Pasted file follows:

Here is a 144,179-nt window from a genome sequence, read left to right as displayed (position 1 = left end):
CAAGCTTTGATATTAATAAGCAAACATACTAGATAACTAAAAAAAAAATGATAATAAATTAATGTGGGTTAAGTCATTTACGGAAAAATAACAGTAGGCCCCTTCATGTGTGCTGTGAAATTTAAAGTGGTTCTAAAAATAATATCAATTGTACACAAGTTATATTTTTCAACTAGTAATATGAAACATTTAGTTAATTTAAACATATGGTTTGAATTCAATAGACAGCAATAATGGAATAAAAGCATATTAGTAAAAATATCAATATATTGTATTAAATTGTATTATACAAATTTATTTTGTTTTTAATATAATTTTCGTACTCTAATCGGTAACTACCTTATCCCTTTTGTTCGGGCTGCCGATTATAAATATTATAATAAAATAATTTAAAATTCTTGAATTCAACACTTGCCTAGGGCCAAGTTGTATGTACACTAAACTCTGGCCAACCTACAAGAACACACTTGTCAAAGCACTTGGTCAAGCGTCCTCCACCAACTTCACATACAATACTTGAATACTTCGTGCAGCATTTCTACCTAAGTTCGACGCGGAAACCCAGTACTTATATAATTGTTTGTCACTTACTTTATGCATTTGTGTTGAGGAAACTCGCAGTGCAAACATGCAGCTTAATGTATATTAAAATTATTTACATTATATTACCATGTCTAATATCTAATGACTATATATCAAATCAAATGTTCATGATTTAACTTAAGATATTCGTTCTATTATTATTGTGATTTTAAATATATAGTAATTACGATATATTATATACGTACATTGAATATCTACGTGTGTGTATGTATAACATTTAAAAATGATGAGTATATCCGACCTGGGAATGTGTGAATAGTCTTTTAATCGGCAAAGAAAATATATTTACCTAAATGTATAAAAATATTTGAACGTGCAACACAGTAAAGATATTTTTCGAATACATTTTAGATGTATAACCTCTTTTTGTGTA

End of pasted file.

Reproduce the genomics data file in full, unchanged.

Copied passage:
Here is a 144,179-nt window from a genome sequence, read left to right as displayed (position 1 = left end):
CAAGCTTTGATATTAATAAGCAAACATACTAGATAACTAAAAAAAAAATGATAATAAATTAATGTGGGTTAAGTCATTTACGGAAAAATAACAGTAGGCCCCTTCATGTGTGCTGTGAAATTTAAAGTGGTTCTAAAAATAATATCAATTGTACACAAGTTATATTTTTCAACTAGTAATATGAAACATTTAGTTAATTTAAACATATGGTTTGAATTCAATAGACAGCAATAATGGAATAAAAGCATATTAGTAAAAATATCAATATATTGTATTAAATTGTATTATACAAATTTATTTTGTTTTTAATATAATTTTCGTACTCTAATCGGTAACTACCTTATCCCTTTTGTTCGGGCTGCCGATTATAAATATTATAATAAAATAATTTAAAATTCTTGAATTCAACACTTGCCTAGGGCCAAGTTGTATGTACACTAAACTCTGGCCAACCTACAAGAACACACTTGTCAAAGCACTTGGTCAAGCGTCCTCCACCAACTTCACATACAATACTTGAATACTTCGTGCAGCATTTCTACCTAAGTTCGACGCGGAAACCCAGTACTTATATAATTGTTTGTCACTTACTTTATGCATTTGTGTTGAGGAAACTCGCAGTGCAAACATGCAGCTTAATGTATATTAAAATTATTTACATTATATTACCATGTCTAATATCTAATGACTATATATCAAATCAAATGTTCATGATTTAACTTAAGATATTCGTTCTATTATTATTGTGATTTTAAATATATAGTAATTACGATATATTATATACGTACATTGAATATCTACGTGTGTGTATGTATAACATTTAAAAATGATGAGTATATCCGACCTGGGAATGTGTGAATAGTCTTTTAATCGGCAAAGAAAATATATTTACCTAAATGTATAAAAATATTTGAACGTGCAACACAGTAAAGATATTTTTCGAATACATTTTAGATGTATAACCTCTTTTTGTGTA